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Some student teachers' conceptions of creativity in school science

Newton, D.P.; Newton, L.D.

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Abstract

Creativity is generally considered to be something to encourage in young children. It is, however, popularly associated more with the arts than with the sciences. This study used phenomenographic analysis to identify some primary school student teachers' conceptions of creativity in school science lessons (a class of 16 final year students on a degree course leading to qualified teacher status in the UK). Their conceptions were narrow, focused mainly on practical investigations of matters of fact, and included misconceptions. Teacher trainers are advised that student teachers' conceptions of creativity can be grossly inadequate in several ways and they may omit significant opportunities for creativity involving, for example, the imaginative processing of scientific information and the construction and testing of explanations. As conceptions may be shaped by creativity in the arts, it is suggested that science educators might loosen the connection by introducing students to the broader term of 'productive thought', i.e. a combination of creativity and critical thought which is particularly relevant in science.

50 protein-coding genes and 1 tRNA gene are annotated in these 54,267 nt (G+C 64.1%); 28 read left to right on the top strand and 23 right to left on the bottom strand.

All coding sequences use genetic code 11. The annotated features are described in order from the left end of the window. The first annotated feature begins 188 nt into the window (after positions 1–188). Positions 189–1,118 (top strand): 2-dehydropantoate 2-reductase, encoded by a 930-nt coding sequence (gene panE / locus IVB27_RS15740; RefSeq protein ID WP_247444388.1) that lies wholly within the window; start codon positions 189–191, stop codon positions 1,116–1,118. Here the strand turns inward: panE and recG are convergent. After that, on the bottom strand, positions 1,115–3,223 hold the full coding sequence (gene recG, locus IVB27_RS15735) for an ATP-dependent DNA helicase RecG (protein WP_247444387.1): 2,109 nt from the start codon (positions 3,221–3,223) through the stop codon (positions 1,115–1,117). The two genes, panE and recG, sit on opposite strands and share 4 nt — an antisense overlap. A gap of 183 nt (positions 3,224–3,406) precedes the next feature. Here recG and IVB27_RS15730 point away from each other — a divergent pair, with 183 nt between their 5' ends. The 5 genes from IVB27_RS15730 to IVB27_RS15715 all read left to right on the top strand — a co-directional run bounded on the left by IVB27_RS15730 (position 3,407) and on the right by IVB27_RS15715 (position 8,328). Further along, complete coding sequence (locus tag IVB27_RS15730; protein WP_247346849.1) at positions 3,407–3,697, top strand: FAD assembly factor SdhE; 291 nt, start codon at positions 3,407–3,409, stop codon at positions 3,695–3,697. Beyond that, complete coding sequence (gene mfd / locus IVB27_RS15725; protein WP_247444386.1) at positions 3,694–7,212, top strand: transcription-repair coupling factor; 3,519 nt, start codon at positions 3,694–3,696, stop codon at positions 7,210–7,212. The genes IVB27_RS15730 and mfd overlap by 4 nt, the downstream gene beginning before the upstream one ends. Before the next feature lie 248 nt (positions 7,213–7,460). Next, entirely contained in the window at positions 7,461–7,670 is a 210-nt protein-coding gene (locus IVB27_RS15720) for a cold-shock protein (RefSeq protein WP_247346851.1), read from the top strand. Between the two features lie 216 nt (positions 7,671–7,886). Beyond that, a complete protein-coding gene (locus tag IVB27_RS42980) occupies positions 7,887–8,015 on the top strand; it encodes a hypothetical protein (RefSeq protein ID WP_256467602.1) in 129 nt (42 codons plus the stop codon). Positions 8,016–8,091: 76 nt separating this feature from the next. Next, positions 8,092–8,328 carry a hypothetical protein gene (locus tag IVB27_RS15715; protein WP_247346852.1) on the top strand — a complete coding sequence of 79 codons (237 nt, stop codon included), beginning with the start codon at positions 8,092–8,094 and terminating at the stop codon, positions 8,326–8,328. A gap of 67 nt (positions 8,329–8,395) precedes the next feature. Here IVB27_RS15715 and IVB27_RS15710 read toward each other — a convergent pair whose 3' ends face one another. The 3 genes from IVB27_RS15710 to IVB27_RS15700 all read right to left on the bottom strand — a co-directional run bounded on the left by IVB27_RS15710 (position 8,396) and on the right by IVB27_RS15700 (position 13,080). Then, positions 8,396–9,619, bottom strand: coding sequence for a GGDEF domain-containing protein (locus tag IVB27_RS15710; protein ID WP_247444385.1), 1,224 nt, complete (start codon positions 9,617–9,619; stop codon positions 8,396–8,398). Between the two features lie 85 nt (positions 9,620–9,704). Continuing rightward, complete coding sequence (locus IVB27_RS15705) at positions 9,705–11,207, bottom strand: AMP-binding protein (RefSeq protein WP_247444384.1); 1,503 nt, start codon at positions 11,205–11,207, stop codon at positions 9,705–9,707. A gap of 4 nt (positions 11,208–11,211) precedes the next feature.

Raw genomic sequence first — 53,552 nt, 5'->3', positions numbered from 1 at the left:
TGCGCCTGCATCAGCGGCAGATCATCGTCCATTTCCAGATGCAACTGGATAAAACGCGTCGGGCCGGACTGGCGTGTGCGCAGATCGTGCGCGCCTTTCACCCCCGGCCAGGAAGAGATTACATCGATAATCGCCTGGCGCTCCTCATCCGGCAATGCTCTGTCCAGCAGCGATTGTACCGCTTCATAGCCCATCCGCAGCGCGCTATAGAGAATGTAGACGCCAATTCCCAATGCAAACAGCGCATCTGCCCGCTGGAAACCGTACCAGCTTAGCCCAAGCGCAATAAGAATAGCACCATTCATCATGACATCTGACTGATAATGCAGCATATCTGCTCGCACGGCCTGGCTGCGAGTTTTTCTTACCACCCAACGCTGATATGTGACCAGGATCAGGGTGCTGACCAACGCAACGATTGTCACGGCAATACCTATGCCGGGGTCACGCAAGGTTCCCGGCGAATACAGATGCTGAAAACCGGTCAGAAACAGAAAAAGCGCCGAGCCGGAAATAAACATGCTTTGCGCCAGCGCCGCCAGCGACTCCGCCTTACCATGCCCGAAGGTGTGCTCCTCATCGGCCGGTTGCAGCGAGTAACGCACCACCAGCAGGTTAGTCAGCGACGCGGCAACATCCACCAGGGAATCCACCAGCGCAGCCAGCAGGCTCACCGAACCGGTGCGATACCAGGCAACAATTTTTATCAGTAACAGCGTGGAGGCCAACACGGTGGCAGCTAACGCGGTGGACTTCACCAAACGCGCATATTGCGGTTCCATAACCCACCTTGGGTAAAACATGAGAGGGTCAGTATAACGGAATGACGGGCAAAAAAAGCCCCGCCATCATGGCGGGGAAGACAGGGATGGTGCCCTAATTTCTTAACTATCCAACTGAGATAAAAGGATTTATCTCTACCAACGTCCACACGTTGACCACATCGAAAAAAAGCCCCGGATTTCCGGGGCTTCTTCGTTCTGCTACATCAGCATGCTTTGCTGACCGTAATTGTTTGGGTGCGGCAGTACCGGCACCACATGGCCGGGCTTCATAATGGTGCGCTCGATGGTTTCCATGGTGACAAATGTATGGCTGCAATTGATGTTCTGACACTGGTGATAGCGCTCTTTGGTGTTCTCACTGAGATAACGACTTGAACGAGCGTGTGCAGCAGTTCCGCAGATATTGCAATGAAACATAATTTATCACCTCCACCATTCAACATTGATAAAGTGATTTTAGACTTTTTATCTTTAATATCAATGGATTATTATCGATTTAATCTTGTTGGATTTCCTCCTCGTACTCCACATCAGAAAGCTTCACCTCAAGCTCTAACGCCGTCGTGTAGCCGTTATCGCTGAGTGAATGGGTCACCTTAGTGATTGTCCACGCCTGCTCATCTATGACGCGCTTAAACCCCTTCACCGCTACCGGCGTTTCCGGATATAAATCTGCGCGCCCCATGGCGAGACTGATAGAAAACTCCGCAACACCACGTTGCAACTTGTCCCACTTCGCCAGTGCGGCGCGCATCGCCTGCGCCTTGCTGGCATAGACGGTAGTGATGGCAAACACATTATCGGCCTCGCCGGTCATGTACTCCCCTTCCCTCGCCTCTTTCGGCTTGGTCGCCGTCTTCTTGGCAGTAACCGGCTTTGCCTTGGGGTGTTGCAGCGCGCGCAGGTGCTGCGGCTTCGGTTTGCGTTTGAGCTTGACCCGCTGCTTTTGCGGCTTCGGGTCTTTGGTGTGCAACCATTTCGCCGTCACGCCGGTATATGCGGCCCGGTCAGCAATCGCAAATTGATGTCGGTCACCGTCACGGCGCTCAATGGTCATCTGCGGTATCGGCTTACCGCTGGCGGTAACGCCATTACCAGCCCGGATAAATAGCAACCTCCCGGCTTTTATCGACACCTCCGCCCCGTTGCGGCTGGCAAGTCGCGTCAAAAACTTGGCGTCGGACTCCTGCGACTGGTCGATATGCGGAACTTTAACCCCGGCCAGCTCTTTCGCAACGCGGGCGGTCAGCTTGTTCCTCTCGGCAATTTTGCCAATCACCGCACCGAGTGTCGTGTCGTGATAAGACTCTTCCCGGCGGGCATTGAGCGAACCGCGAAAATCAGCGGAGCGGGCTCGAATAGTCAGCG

Citation

Newton, D., & Newton, L. (2009). Some student teachers' conceptions of creativity in school science. Research in Science and Technological Education, 27(1), 45-60. https://doi.org/10.1080/02635140802658842

Journal Article Type Article
Publication Date Apr 1, 2009
Deposit Date Jun 3, 2011
Publicly Available Date Jun 15, 2011
Journal Research in Science and Technological Education
Print ISSN 0263-5143
Electronic ISSN 1470-1138
Publisher Taylor and Francis Group
Peer Reviewed Peer Reviewed
Volume 27
Issue 1
Pages 45-60
DOI https://doi.org/10.1080/02635140802658842
Keywords Creativity, Trainee teachers, Elementary science, Conceptions.

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